It grew darker as I gazed out the windows of LAX. The day had started out dark with severe thunderstorms, but now the blackness of night was descending. The weather mirrored my mood as I felt the old darkness engulfing me, swallowing up reason and meaning. Just hours before I had come from my father's funeral, a man I had met once, only to see him die a few months later. The sense of loss I felt seemed irrational and yet undeniably overwhelming, and the depression was back.
I was an accident, an embarrassment, a poster child for using birth control when conducting extramarital affairs. Today I probably would have been aborted, but in 1969 girls were sent to live with a relative or friend, and the babies were discreetly adopted out, sometimes to whomever would take them.
To use the language of pop culture, I was raised in a dysfunctional and abusive adoptive family. However, the reality was probably something more complex than that. There was good as well. I was raised with a knowledge of God, taken to Sabbath School and church weekly, and sent to Seventh-day Adventist grade school. SDA boarding academy came at an opportune time in my life, just as my adoptive family was disintegrating. I now had a new home. SDA college and university followed, but after eighteen years in Adventist institutions I had to admit that God meant nothing to me. I knew my religion and its doctrines well, but I didn't know the God it purported to serve.
Having gone through a period of hedonism, inspired by the conviction that I was lost no matter how hard I tried, I finally settled down to marriage and parenthood. I still sometimes prayed that God would make it all mean something to me, but had mostly resigned myself to trying to raise my kids as good Adventists in the hope that they might be saved even if I could not be. And then my world turned upside down.
My biological father had suffered several heart attacks and a stroke. Knowing he would not live much longer, he confessed to his daughter that he had once had an affair and that as a result she had a half-brother out there somewhere. Knowing that it might cause her family embarrassment and her mother pain, my sister chose to search for me. When she found me she embraced me as a brother. By the time I met our father, he was in a nursing home and was not cognitively able to acknowledge my presence. And yet, for the first time in my life, I gazed into eyes that looked like my own and glimpsed where I had come from. He passed away not long after that.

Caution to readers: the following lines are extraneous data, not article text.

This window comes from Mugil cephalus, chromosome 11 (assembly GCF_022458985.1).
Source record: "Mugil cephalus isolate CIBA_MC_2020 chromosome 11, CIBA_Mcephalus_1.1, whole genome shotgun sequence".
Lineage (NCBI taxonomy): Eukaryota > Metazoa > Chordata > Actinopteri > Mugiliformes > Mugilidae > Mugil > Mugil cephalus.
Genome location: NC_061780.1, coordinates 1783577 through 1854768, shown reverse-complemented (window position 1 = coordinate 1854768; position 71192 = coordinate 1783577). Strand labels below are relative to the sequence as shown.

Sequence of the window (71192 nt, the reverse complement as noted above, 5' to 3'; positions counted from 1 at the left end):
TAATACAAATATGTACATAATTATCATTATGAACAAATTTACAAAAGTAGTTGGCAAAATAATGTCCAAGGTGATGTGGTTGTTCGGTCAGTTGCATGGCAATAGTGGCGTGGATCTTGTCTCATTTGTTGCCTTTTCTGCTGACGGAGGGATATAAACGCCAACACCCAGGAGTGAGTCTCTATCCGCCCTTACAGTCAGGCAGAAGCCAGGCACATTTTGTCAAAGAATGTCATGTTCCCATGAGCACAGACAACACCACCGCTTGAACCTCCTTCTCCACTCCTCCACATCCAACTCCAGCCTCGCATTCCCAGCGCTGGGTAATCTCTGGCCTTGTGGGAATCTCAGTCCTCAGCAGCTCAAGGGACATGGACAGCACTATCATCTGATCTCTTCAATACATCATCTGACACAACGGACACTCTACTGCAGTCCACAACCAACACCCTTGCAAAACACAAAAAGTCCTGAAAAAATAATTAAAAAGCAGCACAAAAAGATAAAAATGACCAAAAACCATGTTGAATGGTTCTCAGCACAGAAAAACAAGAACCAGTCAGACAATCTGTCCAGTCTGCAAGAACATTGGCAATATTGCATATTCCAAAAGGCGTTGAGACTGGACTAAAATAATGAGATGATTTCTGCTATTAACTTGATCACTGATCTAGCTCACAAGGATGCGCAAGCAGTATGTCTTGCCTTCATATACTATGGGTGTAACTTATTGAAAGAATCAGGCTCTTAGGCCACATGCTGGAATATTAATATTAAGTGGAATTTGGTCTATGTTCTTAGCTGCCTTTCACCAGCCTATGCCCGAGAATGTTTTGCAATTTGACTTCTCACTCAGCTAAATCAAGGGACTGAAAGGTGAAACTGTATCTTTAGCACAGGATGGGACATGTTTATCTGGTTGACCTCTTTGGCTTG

I journeyed to California to be with my sister and her mother as we observed a small family gathering at the graveside. When it was over I felt overcome by loss and a sense of what might have been. I felt the secure and stable world I had so recently built for myself slipping away. The deep dark depression from my youth was rolling in like a black malevolent fog to smother the small measure of happiness I had experienced as an adult. My moorings were breaking loose, and I felt myself wildly grasping for my lifelines-my wife and daughter. I had to get home and get home now, before my defenses shattered and the blackness descended.
Nature seemed to work against me. Heavy thunderstorms delayed my flight from the Ontario airport to LAX. I became more and more anxious as time passed. When the flight finally left I had to endure a sickening carnival ride through the turbulent atmosphere. After touching down at LAX, I sprinted O.J. Simpson style to my connecting gate, only to find the flight to Denver badly delayed as well. Catching my flight from Denver to Lincoln, Nebraska looked like a slim proposition at this point. As I waited and gazed out the windows of LAX, it grew darker.
When the flight boarded an hour later I still retained a tiny hope of making it back to my wife and daughter that night, then we sat on the tarmac for an additional hour and hope fled. There were no more flights from Denver to Lincoln that night. I would not see my family. The darkness would descend far from home with no lifeline to hold to.